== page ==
Gross National Happiness Index – a True Measure of a Nation’s Worth

ATLANTA – Imagine a country not torn by partisan strife or stressed to the point of depression because some artificial goals were not being met. Imagine instead a country which bases its success on the Gross National Happiness Index rather than the Gross National Product – and has codified this attitude.

Such a place exists in the mountains of Asia and the “developed” world could certainly learn a thing or two about national health by studying the ways of Bhutan. And Sahoja offers a first step in this journey through The Dragon King of Happiness, a blog on its site by Rajesh Rai.

Rai wrote, “Bhutan’s first legal code, written as long ago as 1729 contained the provision if the Government cannot create happiness for its people, there is no purpose for the Government”, and ‘since the founding of Bhutan, spirituality and compassion have been integrated with governance.”

Sahoja – a new social media community dedicated to connecting good people to share good ideas, buy from companies dedicated to doing good and helping good causes – offers tips for living healthy and productively, unique stories and perspectives on life by world-renowned experts on its blog site.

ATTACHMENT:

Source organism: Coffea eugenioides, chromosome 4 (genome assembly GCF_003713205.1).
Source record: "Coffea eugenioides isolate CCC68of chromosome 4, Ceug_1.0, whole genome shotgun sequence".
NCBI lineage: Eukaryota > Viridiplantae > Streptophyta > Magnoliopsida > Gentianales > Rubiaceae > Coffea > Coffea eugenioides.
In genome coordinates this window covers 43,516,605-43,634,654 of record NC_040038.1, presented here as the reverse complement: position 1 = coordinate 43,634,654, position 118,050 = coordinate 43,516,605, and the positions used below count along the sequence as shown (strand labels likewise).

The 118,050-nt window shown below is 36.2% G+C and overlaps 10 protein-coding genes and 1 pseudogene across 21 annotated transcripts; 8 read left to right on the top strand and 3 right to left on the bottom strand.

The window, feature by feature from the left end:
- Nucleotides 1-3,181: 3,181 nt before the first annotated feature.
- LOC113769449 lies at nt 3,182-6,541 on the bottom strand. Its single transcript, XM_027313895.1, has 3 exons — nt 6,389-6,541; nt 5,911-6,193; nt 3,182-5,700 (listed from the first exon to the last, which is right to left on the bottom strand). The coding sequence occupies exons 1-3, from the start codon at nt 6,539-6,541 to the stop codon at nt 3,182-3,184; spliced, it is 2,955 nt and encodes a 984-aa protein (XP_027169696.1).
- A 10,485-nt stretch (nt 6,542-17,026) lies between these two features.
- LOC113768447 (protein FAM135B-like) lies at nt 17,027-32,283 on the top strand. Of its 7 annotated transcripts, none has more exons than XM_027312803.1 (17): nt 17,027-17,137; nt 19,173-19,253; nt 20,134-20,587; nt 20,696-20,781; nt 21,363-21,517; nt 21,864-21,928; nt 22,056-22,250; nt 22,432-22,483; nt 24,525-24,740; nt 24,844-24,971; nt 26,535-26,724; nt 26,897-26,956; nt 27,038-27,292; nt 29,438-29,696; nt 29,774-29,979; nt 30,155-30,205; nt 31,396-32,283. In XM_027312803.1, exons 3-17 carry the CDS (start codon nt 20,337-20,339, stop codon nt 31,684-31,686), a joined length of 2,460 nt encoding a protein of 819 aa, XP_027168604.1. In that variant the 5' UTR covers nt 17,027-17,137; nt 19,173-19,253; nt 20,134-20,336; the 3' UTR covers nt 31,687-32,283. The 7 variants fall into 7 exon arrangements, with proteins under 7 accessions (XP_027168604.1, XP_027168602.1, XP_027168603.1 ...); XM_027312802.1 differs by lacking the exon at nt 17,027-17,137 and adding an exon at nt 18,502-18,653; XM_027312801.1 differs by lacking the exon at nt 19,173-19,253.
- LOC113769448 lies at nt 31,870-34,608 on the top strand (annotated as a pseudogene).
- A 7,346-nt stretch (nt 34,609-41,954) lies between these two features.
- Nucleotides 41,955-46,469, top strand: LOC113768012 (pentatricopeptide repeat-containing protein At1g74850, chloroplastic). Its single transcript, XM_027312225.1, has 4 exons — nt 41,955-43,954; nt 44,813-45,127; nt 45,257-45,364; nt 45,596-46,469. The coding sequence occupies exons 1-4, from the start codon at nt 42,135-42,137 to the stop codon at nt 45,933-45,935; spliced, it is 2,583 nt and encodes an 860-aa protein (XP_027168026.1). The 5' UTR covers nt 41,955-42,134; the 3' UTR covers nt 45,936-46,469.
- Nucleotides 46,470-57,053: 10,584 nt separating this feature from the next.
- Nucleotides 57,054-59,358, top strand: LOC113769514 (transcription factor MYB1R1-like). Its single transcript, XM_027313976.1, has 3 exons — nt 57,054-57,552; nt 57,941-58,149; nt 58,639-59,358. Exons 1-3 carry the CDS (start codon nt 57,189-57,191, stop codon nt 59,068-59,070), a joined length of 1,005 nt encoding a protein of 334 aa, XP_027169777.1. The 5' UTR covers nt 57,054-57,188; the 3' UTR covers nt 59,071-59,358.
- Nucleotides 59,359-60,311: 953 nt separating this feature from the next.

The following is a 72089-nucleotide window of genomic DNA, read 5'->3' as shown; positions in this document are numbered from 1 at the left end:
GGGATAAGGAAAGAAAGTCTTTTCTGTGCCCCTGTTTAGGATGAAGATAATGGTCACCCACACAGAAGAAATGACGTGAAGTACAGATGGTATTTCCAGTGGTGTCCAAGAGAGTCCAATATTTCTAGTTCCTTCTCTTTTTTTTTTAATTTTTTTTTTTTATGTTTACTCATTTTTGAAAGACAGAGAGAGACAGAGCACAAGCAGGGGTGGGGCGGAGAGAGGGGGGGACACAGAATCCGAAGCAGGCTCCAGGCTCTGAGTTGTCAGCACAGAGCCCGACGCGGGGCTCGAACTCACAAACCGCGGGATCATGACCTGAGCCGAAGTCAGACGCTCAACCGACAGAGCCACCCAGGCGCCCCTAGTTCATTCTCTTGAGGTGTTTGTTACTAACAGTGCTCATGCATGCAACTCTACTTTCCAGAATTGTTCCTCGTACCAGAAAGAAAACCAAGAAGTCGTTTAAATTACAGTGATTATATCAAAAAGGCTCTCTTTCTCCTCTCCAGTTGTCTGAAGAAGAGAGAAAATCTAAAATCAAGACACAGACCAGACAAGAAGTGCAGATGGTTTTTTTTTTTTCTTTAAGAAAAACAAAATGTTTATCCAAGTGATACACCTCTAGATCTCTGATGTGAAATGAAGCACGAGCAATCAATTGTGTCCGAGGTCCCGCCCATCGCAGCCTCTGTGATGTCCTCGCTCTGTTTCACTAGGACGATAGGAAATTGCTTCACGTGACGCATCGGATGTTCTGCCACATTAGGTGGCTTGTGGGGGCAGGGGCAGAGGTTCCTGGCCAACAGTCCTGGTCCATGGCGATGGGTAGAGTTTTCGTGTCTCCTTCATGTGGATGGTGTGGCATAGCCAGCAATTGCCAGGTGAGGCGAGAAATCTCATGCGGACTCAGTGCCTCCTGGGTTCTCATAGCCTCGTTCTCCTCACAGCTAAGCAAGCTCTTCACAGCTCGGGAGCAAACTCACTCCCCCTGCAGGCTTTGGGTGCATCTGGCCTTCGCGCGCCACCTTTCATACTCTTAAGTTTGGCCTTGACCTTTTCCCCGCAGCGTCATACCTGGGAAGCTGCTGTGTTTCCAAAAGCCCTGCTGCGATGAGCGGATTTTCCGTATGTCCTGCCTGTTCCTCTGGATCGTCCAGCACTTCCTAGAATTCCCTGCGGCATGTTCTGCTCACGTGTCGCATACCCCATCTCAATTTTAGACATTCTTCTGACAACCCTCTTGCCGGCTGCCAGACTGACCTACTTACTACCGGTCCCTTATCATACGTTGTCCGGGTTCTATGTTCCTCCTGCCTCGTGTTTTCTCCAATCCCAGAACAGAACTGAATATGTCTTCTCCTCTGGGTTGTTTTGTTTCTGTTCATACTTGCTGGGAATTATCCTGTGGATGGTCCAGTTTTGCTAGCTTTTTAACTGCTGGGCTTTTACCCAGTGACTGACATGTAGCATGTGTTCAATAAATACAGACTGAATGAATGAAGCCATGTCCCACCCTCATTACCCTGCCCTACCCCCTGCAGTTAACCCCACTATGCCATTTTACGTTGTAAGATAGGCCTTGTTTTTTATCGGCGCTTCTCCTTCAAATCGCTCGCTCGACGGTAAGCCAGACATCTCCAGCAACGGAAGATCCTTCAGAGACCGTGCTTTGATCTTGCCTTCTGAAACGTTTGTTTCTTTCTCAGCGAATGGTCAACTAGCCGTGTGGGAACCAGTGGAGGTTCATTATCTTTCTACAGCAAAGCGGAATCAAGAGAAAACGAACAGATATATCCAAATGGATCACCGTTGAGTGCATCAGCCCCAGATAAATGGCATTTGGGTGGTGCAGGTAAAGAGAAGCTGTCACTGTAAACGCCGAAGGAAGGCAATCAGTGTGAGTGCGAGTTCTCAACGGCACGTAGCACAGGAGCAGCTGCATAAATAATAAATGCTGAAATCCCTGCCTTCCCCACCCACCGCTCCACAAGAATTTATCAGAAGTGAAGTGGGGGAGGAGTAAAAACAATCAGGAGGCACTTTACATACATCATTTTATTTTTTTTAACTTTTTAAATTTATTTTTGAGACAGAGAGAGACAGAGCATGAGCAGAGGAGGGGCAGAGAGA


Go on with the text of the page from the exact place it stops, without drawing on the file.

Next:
In these troubled times, Sahoja offers tips on making the most of being homebound by the pandemic; ways to help reduce the earth’s carbon footprint; harnessing one’s true potential, and this latest entry focusing on happiness.

As Rai wrote, “Measuring happiness is always going to be difficult as happiness is a state of mind. It’s very much a subjective concept . . .  But in 1998, this tiny Kingdom established The Centre for Bhutan Studies and Gross National Happiness, to look into measurable factors that promote happiness. This inquiry led them to create metrics around the four pillars of Gross National Happiness and an index of nine domains to measure happiness.”

Jigme Singya Wangchuk, Bhutan’s Dragon King, understanding the unique attributes of this policy, decided the world needed to move in this direction so in 2011 he presented it to the United Nations.Since 2012, the U.N. has published The World Happiness Report and for 2020 the top 20 happiest countries are:

The Netherlands
New Zealand
Costa Rica
Czech Republic

According to Rai, “The root of wellness is happiness and the growth of the wellness industry has mirrored the growth of a simple idea, shared by a tiny Kingdom, and now adopted by global institutions; that the measure of happiness for a Government should be more important than the measure of how much money you have.”

About SahojaImproving society overall through common positive goals are key factors for Sahoja ( – a new social media community dedicated to connecting good people to share good ideas, buy from companies dedicated to doing good and helping good causes. And providing complete privacy and transparency in all interactions.Sahoja is at its core a social media platform but goes beyond simply providing a forum for conversation. It offers ethical products, healthy advice and the ability to directly benefit worthy causes.

“The meaning of Sahoja is ‘stronger together,’” explained Rai, a Sahoja co-founder. “All the aspects of our platform, or more precisely, platforms, combine to improve the world around us in many ways.”